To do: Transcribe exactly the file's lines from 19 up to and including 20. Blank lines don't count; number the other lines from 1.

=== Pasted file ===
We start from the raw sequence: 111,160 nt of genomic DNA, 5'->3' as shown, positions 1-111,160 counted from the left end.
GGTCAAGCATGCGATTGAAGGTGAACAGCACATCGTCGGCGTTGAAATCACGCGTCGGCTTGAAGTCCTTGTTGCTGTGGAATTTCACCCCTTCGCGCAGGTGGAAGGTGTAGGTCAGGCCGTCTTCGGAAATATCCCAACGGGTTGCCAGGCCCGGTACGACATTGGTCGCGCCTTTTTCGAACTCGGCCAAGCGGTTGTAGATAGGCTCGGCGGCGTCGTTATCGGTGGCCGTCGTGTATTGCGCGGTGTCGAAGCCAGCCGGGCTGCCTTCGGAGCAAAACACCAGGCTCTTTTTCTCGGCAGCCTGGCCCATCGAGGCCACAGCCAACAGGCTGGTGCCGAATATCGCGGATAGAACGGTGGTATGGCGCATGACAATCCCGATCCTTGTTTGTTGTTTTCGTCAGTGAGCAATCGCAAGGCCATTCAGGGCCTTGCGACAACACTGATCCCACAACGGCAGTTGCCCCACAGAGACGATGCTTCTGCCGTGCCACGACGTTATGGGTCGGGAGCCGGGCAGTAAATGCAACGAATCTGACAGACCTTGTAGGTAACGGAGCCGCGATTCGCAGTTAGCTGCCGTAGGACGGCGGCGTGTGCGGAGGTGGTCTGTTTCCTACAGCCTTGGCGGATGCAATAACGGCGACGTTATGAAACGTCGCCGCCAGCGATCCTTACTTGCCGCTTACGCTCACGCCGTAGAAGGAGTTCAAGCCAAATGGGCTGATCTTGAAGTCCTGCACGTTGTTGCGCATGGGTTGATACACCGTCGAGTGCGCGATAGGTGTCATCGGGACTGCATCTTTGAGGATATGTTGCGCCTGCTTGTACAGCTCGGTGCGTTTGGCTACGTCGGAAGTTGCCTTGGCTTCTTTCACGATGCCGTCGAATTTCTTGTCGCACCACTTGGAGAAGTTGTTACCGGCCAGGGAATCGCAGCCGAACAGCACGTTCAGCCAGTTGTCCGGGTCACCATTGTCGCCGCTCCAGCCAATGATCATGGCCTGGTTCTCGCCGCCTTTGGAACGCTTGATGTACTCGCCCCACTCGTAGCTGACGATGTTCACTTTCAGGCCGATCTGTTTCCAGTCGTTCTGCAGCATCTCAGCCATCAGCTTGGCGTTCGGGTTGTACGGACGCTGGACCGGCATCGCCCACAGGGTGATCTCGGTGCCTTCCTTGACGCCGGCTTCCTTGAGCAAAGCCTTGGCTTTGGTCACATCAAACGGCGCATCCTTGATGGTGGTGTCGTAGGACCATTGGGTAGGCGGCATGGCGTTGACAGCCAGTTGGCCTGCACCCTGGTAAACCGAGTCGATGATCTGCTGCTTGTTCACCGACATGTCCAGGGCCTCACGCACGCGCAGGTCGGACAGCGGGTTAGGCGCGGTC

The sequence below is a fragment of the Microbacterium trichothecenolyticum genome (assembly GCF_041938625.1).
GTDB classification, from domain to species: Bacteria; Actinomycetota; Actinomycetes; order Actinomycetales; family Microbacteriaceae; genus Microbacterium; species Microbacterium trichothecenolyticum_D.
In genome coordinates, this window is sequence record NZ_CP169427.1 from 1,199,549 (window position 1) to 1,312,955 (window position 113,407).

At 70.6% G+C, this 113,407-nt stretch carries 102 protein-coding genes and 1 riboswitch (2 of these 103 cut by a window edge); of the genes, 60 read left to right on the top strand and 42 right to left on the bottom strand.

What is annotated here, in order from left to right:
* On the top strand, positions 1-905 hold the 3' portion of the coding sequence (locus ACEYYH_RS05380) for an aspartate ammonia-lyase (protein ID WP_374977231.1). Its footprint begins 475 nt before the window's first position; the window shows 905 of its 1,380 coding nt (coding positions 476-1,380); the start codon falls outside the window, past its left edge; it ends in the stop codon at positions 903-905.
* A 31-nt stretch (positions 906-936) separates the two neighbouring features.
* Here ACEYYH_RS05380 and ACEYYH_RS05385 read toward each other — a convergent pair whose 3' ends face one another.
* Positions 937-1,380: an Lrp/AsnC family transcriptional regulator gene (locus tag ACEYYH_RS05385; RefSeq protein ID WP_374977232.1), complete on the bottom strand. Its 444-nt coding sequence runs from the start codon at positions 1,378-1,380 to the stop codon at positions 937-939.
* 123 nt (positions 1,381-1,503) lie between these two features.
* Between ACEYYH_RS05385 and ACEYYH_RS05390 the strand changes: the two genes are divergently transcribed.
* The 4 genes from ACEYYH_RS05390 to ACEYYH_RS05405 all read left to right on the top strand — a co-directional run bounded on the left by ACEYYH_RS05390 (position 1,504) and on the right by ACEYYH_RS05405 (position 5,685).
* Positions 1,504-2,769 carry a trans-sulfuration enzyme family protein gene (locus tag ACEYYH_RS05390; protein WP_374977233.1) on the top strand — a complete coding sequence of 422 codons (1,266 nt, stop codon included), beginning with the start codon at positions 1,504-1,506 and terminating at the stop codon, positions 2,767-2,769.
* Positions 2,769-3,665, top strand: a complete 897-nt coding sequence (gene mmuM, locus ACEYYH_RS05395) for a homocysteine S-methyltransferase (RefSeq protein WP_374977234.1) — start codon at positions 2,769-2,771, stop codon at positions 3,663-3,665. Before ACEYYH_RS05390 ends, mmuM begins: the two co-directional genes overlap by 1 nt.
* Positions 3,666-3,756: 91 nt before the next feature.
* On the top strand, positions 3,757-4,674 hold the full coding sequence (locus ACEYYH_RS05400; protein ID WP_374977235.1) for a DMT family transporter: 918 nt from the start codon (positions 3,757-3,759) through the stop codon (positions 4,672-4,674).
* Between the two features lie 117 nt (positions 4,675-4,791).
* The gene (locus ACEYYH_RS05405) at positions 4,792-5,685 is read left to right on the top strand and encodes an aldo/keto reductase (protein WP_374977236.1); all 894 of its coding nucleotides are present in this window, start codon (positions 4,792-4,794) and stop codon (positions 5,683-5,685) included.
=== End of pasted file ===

* Between the two features lie 117 nt (positions 4,675-4,791).
* The gene (locus ACEYYH_RS05405) at positions 4,792-5,685 is read left to right on the top strand and encodes an aldo/keto reductase (protein WP_374977236.1); all 894 of its coding nucleotides are present in this window, start codon (positions 4,792-4,794) and stop codon (positions 5,683-5,685) included.